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The Beethoven Frieze, the famous mural by Gustav Klimt, is located in the Vienna Secession.
© Belvedere Wien (als Leihgabe in der Wiener Secession)
21 - 33°C
21 - 30°C
The Austrian Folklore Museum was able to acquire 350 of these objects in 1998 from the Flöge estate. These will go on show to the public for the first time from May to October 2012 and will be presented against the backdrop of the discovery and invention of folk art around 1900. Comparative non-textile exhibits will help to present the fabrics in their wider historical context.
The urban bourgeoisie took a very strong interest in rural handicrafts at the end of the 19th century. Only as people began to collect examples of this decorative, yet primitive and traditional art, did its artistic and aesthetic merits come to be appreciated, and ultimately influence the stylistic development of Austrian art nouveau.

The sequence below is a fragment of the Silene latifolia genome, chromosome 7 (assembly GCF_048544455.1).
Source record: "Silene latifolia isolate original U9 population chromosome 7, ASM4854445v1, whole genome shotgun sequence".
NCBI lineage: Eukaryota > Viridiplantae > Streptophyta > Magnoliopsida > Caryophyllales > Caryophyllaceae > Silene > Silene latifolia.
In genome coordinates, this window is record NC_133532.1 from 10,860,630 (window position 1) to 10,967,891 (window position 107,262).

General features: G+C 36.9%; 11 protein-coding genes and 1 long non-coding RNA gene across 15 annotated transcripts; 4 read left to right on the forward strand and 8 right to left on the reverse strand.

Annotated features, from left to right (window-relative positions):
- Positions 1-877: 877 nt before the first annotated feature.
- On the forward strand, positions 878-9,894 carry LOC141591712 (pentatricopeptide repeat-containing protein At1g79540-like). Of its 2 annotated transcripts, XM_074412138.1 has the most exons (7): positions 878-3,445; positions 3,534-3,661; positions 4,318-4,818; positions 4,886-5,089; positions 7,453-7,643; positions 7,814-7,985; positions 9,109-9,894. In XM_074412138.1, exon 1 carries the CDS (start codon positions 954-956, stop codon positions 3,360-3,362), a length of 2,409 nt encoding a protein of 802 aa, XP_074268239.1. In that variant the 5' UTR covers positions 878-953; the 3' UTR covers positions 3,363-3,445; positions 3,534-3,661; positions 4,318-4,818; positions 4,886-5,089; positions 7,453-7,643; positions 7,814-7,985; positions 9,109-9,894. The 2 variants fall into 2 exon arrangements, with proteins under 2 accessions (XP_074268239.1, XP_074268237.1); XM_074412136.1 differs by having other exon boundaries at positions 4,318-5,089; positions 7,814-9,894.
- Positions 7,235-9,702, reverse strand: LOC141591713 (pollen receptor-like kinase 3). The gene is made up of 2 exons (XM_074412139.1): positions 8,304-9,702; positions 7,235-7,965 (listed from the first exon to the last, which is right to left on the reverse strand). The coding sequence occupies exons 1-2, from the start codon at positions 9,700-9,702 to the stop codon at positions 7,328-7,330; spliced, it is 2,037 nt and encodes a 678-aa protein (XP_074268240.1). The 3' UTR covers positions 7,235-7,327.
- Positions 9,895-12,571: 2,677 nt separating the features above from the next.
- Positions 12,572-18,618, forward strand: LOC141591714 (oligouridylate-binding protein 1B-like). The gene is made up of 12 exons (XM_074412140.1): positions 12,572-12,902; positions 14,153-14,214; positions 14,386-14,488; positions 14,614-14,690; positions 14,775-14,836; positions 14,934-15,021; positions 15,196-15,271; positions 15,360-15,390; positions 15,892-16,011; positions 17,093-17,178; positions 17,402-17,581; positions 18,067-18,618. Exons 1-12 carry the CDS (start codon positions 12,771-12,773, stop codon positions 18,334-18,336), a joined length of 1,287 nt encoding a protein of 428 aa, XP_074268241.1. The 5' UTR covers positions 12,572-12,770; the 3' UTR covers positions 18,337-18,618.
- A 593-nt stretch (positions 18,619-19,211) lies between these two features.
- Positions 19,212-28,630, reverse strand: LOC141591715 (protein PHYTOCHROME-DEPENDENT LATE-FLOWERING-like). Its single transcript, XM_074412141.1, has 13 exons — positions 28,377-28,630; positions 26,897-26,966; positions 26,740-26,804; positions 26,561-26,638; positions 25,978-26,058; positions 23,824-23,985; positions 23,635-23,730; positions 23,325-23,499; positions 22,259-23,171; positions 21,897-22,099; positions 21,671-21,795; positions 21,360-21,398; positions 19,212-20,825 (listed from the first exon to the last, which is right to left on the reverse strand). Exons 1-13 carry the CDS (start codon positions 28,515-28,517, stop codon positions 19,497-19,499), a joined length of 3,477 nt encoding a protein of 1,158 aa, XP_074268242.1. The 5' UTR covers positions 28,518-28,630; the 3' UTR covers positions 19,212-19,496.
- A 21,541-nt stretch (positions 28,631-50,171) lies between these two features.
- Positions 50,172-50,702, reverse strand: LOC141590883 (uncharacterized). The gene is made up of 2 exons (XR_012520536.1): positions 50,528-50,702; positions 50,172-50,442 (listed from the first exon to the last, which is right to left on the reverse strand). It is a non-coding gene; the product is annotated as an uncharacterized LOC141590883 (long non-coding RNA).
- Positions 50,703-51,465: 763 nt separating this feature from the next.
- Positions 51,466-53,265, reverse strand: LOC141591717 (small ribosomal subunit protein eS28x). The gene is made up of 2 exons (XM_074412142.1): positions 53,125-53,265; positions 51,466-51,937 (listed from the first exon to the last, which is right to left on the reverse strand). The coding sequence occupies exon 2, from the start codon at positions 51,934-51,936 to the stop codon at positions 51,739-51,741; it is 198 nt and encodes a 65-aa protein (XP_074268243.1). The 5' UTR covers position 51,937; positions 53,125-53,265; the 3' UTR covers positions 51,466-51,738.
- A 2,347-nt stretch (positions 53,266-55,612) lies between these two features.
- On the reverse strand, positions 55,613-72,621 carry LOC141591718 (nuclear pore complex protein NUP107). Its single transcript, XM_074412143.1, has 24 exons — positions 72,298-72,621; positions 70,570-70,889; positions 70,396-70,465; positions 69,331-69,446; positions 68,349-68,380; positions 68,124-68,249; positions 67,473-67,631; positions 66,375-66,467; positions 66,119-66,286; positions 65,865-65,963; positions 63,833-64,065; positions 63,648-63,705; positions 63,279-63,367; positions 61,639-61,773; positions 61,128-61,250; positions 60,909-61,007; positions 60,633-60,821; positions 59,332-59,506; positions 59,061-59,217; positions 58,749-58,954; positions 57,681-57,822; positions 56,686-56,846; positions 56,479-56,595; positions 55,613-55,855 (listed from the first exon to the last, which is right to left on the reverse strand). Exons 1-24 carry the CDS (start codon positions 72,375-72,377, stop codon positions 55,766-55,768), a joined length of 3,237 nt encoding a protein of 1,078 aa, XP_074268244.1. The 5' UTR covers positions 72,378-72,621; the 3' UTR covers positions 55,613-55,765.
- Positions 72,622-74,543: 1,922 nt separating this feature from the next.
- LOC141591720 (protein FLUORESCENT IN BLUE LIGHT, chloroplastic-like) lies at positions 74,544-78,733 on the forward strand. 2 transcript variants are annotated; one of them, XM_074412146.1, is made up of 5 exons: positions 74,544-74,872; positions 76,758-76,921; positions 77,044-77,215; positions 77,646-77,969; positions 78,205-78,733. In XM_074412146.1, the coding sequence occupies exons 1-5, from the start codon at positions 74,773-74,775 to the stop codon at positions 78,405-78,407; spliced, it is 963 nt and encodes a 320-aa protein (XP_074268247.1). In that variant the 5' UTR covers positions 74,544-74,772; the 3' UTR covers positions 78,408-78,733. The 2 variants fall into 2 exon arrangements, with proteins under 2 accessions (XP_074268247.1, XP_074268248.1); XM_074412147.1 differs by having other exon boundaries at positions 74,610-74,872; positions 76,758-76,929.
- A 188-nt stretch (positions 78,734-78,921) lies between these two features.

Klimt's famous portrait of Emilie Flöge - completed in 1902 - is on show at the Wien Museum. In 1904 Flöge and her sister Helene opened the Schwestern Flöge haute couture salon on Vienna's Mariahilfer Strasse. Here they presented designer clothes based on the fashions of the Wiener Werkstätte. The interior of the salon was designed in the art Nouveau style by Josef Hoffmann. Helen and Emilie Flöge were famous for their "rational dresses" for which Klimt also supplied designs. These dresses could be worn without a corset, hung loosely from the shoulders, and had broad sleeves. Up to 80 seamstresses were employed at the Flöge sisters' salon. It was forced to close in 1938 and production was transferred to their home in the third district.
May 25 – December 2, 2012
Guide dogs permitted
disabled parking spaces available.
Special tours for visually impaired visitors.
Access to permanent exhibition area and café: no steps, freight elevator to special exhibition rooms (assistance necessary).